I am a child of the Space Age. Growing up in Southern California in the sixties as the son of an aerospace worker, the sound of sonic booms from planes flying from Air Force bases in the High Desert were as ubiquitous during my childhood as Beatles’ tunes. I played with Mattel’s Major Matt Mason space toys (go on eBay and prepare to be shocked and awed), I snacked on “space food sticks” (really nasty) and drank Tang (more fun if you shook up the jar, unscrewed the lid, and inhaled the fumes than it was as a beverage), and, along with millions of other people, on the evening of July 21, 1969, I sprawled (in my footie pajamas) in front of a cabinet television set that weighed more than some of today’s cars, and watched as Neil Armstrong took his first step on the Moon. So, being a child of the Space Age, it only follows that my favorite movies are tearjerkers… tearjerkers like The Right Stuff, Apollo 13, and the 1998 HBO miniseries From the Earth to the Moon.
In fact, there is nothing that gets my waterworks started faster than a scene from “1968”, the episode in From the Earth to the Moon that chronicles Apollo 8, the first manned mission to reach and orbit the Moon. When the moment comes when Frank Borman, Jim Lovell, and Bill Anders see what no human beings in the long history of our race had ever seen before — the Earth, still and bright and silent, rising over the surface of another world… well, I need a tissue right now, just thinking about it.
[Click the images for moon-sized versions.]
I don’t see many movies in theaters these days, but it goes without saying that I had to see First Man, the new film about Neil Armstrong and his historic voyage. Directed by Damien Chazelle and starring Ryan Gosling as Armstrong, First Man follows the first man on the Moon’s career from his days as a test pilot to just after his return to Earth after Apollo 11.
The movie includes all the things we’ve come to expect from films dealing with this kind of story — the suspense of the selection process, the ordeals of training, semi-comic press conferences, skeptical politicians just looking for an excuse to pull the plug, an often obtuse NASA bureaucracy, the pressure-cooker stresses endured by husbands and wives (as Armstrong’s wife Janet, Claire Foy gives the movie’s best performance), and plenty of thunderous lift-off, cramped cockpit, flashing trouble-light excitement.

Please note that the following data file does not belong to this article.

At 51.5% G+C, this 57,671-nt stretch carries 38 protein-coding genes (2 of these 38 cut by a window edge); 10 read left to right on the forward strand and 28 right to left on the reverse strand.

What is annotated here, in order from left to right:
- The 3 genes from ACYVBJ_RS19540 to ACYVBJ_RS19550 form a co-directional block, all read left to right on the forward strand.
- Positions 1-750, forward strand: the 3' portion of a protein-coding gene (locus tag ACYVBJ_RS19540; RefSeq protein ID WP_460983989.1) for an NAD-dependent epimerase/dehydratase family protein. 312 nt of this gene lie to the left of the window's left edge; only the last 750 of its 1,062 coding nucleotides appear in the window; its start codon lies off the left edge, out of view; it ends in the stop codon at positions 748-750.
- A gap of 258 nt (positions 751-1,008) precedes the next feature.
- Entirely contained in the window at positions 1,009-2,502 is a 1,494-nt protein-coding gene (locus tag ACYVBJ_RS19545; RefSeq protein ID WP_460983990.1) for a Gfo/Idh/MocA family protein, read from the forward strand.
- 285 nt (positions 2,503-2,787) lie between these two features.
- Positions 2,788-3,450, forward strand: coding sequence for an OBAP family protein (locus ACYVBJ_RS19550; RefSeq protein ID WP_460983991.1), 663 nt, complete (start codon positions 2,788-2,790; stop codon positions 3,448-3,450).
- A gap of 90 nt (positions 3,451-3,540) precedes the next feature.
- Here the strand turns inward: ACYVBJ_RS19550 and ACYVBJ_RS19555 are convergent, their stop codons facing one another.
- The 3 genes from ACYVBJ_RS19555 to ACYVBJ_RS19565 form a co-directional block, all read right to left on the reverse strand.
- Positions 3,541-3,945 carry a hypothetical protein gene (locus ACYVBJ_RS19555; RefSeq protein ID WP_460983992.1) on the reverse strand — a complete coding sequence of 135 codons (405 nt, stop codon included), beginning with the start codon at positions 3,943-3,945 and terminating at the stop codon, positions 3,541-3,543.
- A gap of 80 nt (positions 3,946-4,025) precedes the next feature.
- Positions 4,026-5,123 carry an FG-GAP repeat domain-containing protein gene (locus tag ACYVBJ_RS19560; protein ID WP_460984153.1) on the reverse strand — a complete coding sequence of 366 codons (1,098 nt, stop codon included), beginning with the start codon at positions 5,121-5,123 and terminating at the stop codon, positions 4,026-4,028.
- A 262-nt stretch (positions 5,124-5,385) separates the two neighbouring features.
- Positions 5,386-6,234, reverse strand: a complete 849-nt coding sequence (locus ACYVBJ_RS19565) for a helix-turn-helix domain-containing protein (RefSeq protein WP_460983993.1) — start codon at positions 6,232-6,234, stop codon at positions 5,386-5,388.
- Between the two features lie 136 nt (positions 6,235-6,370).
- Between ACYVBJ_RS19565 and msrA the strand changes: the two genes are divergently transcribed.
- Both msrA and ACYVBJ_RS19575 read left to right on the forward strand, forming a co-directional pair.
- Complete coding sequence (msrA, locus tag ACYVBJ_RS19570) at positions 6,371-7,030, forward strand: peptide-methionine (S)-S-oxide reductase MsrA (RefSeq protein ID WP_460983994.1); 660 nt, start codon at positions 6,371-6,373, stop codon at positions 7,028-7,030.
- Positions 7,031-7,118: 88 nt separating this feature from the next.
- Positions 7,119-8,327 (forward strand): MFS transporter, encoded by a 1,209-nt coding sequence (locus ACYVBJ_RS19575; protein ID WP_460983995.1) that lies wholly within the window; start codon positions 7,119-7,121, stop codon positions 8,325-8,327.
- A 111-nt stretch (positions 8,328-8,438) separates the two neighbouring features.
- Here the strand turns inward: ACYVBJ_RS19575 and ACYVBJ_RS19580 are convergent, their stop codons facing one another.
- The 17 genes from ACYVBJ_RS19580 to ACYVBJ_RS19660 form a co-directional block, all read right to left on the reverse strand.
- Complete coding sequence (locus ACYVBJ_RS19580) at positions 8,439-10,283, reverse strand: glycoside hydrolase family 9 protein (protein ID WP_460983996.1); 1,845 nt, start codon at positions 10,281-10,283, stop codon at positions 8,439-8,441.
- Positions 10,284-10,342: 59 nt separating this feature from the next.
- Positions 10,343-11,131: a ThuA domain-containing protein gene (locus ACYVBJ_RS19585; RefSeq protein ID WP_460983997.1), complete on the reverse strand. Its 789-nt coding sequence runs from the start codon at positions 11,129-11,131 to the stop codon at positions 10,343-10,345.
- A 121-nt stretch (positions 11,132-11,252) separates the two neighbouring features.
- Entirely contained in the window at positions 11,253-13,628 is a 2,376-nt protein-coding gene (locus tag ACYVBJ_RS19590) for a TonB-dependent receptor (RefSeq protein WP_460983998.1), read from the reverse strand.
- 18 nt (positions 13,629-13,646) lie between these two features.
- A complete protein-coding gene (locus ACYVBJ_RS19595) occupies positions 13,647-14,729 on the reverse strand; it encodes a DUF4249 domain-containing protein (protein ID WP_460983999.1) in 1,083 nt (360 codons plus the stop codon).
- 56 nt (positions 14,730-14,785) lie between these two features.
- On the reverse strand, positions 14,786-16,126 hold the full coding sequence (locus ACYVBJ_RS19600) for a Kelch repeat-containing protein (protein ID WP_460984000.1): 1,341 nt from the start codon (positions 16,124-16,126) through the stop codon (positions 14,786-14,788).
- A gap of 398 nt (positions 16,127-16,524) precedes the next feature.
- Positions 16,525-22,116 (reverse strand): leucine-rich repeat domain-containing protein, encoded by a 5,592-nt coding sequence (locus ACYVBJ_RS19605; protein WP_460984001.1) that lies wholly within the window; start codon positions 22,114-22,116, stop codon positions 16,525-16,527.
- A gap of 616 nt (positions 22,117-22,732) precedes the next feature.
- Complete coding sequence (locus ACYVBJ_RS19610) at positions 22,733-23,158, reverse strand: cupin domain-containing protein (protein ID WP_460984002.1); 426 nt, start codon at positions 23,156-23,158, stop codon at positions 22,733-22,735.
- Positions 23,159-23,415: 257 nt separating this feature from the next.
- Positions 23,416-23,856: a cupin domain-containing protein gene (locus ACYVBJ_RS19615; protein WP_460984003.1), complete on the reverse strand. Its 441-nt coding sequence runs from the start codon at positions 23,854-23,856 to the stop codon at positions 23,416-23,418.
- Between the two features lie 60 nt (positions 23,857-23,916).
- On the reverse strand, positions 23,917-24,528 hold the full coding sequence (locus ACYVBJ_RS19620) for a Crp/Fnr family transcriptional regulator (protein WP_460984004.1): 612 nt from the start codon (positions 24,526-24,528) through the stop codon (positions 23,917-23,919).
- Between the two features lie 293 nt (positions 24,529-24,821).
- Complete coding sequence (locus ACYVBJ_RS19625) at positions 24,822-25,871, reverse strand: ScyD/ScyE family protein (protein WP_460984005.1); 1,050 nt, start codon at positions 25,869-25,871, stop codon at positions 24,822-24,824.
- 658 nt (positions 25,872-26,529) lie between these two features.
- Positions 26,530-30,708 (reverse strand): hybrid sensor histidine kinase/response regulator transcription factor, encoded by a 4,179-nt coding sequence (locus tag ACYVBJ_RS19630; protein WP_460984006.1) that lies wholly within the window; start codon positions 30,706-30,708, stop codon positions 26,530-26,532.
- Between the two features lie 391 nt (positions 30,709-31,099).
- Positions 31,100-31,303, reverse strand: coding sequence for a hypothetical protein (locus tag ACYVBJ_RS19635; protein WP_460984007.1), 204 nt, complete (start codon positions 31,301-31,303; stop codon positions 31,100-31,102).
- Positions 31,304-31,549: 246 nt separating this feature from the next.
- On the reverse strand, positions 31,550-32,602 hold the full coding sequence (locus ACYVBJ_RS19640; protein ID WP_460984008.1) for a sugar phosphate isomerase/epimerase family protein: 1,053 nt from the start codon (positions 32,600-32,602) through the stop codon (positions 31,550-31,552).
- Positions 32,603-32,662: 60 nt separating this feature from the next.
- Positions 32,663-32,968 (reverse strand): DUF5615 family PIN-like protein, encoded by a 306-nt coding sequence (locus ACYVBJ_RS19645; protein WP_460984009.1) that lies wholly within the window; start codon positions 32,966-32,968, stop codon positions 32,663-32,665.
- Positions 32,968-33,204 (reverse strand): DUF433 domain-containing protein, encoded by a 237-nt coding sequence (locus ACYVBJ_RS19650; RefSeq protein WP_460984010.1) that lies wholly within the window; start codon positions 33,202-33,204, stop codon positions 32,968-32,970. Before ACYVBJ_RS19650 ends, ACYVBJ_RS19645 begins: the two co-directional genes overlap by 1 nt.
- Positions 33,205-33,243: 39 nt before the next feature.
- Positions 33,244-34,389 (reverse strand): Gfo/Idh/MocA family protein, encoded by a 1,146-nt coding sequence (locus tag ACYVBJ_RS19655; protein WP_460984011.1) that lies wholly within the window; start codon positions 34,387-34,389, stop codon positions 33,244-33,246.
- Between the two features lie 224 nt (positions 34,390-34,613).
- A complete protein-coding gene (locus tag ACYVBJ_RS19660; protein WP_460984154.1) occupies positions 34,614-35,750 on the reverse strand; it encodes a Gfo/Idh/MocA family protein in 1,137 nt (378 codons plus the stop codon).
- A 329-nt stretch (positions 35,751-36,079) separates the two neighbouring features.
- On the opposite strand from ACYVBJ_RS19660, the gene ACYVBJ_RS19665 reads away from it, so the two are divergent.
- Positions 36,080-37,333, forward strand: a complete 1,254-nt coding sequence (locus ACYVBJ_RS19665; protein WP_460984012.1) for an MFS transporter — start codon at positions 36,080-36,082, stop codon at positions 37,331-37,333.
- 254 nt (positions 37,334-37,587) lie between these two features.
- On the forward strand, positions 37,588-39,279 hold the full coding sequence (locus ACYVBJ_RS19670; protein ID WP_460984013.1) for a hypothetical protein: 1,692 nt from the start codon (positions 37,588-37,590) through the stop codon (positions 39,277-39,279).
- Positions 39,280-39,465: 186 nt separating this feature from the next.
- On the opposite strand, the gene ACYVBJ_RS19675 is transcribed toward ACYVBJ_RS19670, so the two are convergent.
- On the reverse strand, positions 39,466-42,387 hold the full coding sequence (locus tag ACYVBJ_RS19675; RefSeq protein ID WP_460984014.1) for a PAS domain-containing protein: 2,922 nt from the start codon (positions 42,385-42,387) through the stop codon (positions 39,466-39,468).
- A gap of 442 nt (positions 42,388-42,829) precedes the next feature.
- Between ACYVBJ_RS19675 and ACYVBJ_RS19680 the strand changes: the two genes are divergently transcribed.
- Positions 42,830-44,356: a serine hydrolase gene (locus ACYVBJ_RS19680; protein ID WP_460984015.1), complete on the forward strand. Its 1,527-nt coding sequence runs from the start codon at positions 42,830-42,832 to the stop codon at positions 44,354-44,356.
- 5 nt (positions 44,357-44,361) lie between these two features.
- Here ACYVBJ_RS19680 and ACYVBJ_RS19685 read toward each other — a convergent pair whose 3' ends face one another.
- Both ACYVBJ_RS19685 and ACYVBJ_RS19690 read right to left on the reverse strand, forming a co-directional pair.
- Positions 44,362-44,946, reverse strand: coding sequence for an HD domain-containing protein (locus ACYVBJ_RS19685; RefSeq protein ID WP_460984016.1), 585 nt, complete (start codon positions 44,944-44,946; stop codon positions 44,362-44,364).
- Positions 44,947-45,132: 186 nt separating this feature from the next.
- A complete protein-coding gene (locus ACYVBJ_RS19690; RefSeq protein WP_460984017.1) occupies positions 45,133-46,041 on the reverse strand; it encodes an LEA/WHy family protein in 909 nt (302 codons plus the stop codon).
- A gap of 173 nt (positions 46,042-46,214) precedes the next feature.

Apollo 8 Earthrise
Indeed, First Man is the kind of movie where you’re constantly realizing that your growing discomfort is the result of the fact that you haven’t taken a breath for the past minute and a half. This is hardly surprising, as the film relentlessly puts you in the place of people who are suddenly faced with unprecedented problems and have thirty seconds to solve them or die. (And death is always present, as a possibility and as a reality; the scene showing the Apollo 1 disaster, when Gus Grissom, Ed White, and Roger Chaffee perished in a launching-pad fire, was very difficult to watch.)
For all of its familiarity, though, First Man is very different from the other films I mentioned. Where Apollo 13 stresses the teamwork behind the space program and The Right Stuff is buoyant with the boyish collegiality of the astronauts themselves, First Man is always emphasizing Neil Armstrong’s isolation and solitude. From the very start, when he closes in on himself as his daughter, Karen, is dying of a brain tumor, to a moment on the Moon, when he drops her bracelet into Little West crater and then lowers his visor to conceal his tear-stained face, to the film’s last shot, when Janet visits him in quarantine and the two can only look at each other in silence through impenetrable glass, it is this radical aloneness, rather than hardware or politics, that is at the heart of the movie. For a film that chronicles an historic, extraordinary success, the tone of First Man is very subdued, and though the pressure exerted by the Russian space program is always in the background, there’s not a trace of vulgar triumphalism in any of its 141 minutes.